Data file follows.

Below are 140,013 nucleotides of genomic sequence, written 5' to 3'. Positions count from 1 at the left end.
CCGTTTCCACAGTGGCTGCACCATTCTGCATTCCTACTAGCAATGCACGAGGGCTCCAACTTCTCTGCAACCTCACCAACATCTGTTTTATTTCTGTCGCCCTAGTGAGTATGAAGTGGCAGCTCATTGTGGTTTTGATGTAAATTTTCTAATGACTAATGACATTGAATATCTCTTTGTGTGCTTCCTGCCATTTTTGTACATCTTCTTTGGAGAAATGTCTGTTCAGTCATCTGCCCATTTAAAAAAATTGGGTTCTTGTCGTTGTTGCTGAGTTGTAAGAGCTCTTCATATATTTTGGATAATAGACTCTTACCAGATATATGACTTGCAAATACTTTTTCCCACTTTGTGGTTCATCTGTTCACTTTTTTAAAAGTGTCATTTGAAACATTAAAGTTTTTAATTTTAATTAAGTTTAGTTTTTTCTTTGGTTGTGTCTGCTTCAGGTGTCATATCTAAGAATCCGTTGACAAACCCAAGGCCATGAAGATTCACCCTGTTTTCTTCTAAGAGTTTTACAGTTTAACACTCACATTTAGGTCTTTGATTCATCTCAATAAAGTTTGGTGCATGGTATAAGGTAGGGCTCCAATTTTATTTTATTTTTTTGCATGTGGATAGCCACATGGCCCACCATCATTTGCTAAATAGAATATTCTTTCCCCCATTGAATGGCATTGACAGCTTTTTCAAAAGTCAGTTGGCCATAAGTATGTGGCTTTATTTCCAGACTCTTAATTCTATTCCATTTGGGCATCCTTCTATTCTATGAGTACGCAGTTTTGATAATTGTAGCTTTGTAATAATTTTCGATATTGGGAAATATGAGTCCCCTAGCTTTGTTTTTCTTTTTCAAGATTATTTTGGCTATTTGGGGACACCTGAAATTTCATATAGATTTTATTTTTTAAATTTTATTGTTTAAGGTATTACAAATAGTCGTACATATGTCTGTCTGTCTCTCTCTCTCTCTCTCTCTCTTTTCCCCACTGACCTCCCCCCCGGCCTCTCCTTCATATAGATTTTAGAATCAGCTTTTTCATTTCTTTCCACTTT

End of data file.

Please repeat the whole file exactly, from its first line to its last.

Below are 140,013 nucleotides of genomic sequence, written 5' to 3'. Positions count from 1 at the left end.
CCGTTTCCACAGTGGCTGCACCATTCTGCATTCCTACTAGCAATGCACGAGGGCTCCAACTTCTCTGCAACCTCACCAACATCTGTTTTATTTCTGTCGCCCTAGTGAGTATGAAGTGGCAGCTCATTGTGGTTTTGATGTAAATTTTCTAATGACTAATGACATTGAATATCTCTTTGTGTGCTTCCTGCCATTTTTGTACATCTTCTTTGGAGAAATGTCTGTTCAGTCATCTGCCCATTTAAAAAAATTGGGTTCTTGTCGTTGTTGCTGAGTTGTAAGAGCTCTTCATATATTTTGGATAATAGACTCTTACCAGATATATGACTTGCAAATACTTTTTCCCACTTTGTGGTTCATCTGTTCACTTTTTTAAAAGTGTCATTTGAAACATTAAAGTTTTTAATTTTAATTAAGTTTAGTTTTTTCTTTGGTTGTGTCTGCTTCAGGTGTCATATCTAAGAATCCGTTGACAAACCCAAGGCCATGAAGATTCACCCTGTTTTCTTCTAAGAGTTTTACAGTTTAACACTCACATTTAGGTCTTTGATTCATCTCAATAAAGTTTGGTGCATGGTATAAGGTAGGGCTCCAATTTTATTTTATTTTTTTGCATGTGGATAGCCACATGGCCCACCATCATTTGCTAAATAGAATATTCTTTCCCCCATTGAATGGCATTGACAGCTTTTTCAAAAGTCAGTTGGCCATAAGTATGTGGCTTTATTTCCAGACTCTTAATTCTATTCCATTTGGGCATCCTTCTATTCTATGAGTACGCAGTTTTGATAATTGTAGCTTTGTAATAATTTTCGATATTGGGAAATATGAGTCCCCTAGCTTTGTTTTTCTTTTTCAAGATTATTTTGGCTATTTGGGGACACCTGAAATTTCATATAGATTTTATTTTTTAAATTTTATTGTTTAAGGTATTACAAATAGTCGTACATATGTCTGTCTGTCTCTCTCTCTCTCTCTCTCTCTTTTCCCCACTGACCTCCCCCCCGGCCTCTCCTTCATATAGATTTTAGAATCAGCTTTTTCATTTCTTTCCACTTT